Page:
How to Optimize Design for Additive Manufacturing

Written By: Cat McClintock
  • 9/4/2018
  • Read Time : 2.5 min.
Plastic part produced via additive manufacturing

Whether you’re using it for rapid prototyping or production applications, additive manufacturing (AM) promises a host of benefits, including faster time-to-market, reduced costs, and the ability to personalize and customize designs.

Metal pieces created with additive manufacturing

Formlabs displays a collection of metal parts produced via additive manufacturing at LiveWorx 18

But if it sounds too good to be true, it might be. Especially for those who don’t adjust their approach to design. What worked for traditional production, like injection molding or CNC machining, isn’t going to hit the jackpot when it comes to 3D printing benefits. 

To fully capitalize on the potential of this emerging technology, engineers need to adopt a new “design for additive manufacturing” mindset, completely changing the way they’ve historically come at common design problems.

The Constraints Have Changed

For instance, most engineers have been trained over the years to think about specific parts and shapes in a certain way, usually limiting their creative sensibilities with the reality of what’s possible using familiar molding and subtractive production methods.

Undercuts, internal channels, even fillet placement are important design constraints with traditional manufacturing practices, but they simply don’t hold the same weight when using 3D printing technologies. In fact, the beauty of AM technology is that you can create complex and intricate organic-shaped geometries that aren’t limited by traditional parameters and constraints, leading to greater design freedom.

It’s understandable that an engineer, especially a seasoned one, might have a hard time wrapping their brain around such an approach. . But new advances in design software can quickly reboot anybody’s thinking.

Embracing the Freedom of Generative Design

One way to spark the creative juices and embrace greater design freedom is through the use of generative design tools like topology optimization.

By leveraging solutions like Creo Topology Optimization Extension, for instance, engineers can establish a defined set of objectives and constraints, and the software will automatically determining the best design.

Topology optimization-created design

A part designed using Creo Topology Optimization Extension

The end results are organic, complex parametric shapes that achieve critical design objectives such as a reduction in weight or parts.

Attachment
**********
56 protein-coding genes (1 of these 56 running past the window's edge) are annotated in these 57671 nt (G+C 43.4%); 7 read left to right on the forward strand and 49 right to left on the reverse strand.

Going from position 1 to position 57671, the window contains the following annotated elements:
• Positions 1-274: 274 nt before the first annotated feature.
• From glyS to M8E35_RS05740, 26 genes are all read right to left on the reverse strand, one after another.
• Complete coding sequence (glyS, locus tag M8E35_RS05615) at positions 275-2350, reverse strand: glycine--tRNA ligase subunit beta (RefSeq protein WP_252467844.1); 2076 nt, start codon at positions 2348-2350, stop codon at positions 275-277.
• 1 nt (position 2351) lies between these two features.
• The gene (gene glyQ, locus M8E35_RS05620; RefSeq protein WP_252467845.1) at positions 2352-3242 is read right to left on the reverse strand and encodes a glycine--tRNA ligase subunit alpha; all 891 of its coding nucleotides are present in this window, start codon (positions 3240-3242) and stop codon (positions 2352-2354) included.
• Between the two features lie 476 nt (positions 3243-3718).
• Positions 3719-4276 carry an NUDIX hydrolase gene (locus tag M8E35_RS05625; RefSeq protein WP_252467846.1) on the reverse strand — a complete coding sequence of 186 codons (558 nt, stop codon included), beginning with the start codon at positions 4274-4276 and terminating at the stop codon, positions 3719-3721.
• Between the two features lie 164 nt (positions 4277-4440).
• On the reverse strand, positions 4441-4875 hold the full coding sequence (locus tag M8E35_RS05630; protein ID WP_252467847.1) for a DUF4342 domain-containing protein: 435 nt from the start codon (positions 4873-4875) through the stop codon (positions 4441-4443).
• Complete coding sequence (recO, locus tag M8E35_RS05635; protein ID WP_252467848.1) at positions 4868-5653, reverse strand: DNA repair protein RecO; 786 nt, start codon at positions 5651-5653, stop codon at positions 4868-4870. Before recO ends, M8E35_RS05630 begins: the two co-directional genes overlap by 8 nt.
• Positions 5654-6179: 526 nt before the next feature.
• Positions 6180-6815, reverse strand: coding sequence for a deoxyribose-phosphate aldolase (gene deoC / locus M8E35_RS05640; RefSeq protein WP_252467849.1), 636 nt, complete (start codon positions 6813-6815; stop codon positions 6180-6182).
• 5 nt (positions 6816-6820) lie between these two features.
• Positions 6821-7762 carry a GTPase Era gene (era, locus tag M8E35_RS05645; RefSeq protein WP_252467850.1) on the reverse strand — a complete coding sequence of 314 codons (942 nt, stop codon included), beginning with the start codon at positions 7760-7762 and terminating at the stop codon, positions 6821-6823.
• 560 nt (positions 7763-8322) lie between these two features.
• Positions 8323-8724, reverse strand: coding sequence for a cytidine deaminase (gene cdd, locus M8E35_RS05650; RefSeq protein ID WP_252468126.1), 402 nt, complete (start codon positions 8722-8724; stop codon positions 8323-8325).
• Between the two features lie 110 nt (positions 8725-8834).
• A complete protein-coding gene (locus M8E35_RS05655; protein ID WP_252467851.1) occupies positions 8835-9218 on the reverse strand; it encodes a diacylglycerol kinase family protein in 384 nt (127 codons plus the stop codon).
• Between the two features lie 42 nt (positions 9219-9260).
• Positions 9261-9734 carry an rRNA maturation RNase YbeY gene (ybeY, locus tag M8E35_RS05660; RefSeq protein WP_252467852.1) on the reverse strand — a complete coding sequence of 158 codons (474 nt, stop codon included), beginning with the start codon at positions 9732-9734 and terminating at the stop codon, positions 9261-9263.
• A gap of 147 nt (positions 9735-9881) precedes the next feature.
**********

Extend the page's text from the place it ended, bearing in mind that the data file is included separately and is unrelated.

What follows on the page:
Additionally, by leveraging simulation tools within their design software, engineers can test each proposed design against a set of criteria, allowing for faster iteration and experimentation. This is especially useful for those who feel pressure to achieve goals in shorter and shorter periods of time.

Rendered design created with topology optimization

This rendering emphasizes how difficult the same part might be to produce with injection molding or subtractive manufacturing.

From Solids to Lattice Structures

Freeform shapes aren’t the only upside to embracing a new design for AM mentality. The combination of AM processes and generative design tools, especially those delivered within the context of a CAD environment, can lead to optimized, integrated lattice structures that provide more strength while using less materials. Again, with the right set of tools, engineers can simply define their criteria and design constraints and let the software come up with the optimized lattice structures.

And again, in-CAD simulation capabilities can help engineers analyze and test the resulting design from their familiar design tool, so they can easily iterate until they achieve the desired outcomes.

Lattice structure created digitally for additive manufacturing

A part designed using automatically generated lattice structures. Note that the thickness and density of the lattices change within the model for optimal weight and strength.

Parts Are the New Assemblies

A design for AM mindset also means reconsidering how you think about parts and even whole assemblies. One of the hallmarks of the AM process is the ability to consolidate what were previously separate parts into a single component, doing away with complex assembly and integration processes.

In one of the most publicized examples of this type of design freedom, GE redesigned its LEAP jet engine nozzle from 18 separate components to a single part, achieving a significant reduction in weight and increasing performance targets due to the streamlined shape and complex internal lattice structures. 

Making the Most of AM

AM technologies present a real opportunity for engineers to achieve some pretty lofty design goals. But without a wholesale evaluation of traditional design conventions and a willingness to adopt a new design for AM mindset, there’s risk of leaving a lot of what’s good on the table and only reaping a fraction of what’s possible.

More Reasons to Use Creo

Are your most innovative products getting to market fast enough?  Find out what more your design software should be doing for you. Download the free e-book, An Engineer's Guide to the Renaissance of Product Design.


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About the Author

Cat McClintock

Cat McClintock edits the Creo and Mathcad blogs for PTC.  She has been a writer and editor for 15+ years,  working for CAD, PDM, ERP, and CRM software companies. Prior to that, she edited science journals for an academic publisher and aligned optical assemblies for a medical device manufacturer. She holds degrees in Technical Journalism, Classics, and Electro-Optics. She loves talking to PTC customers and learning about the interesting work they're doing and the innovative ways they use the software.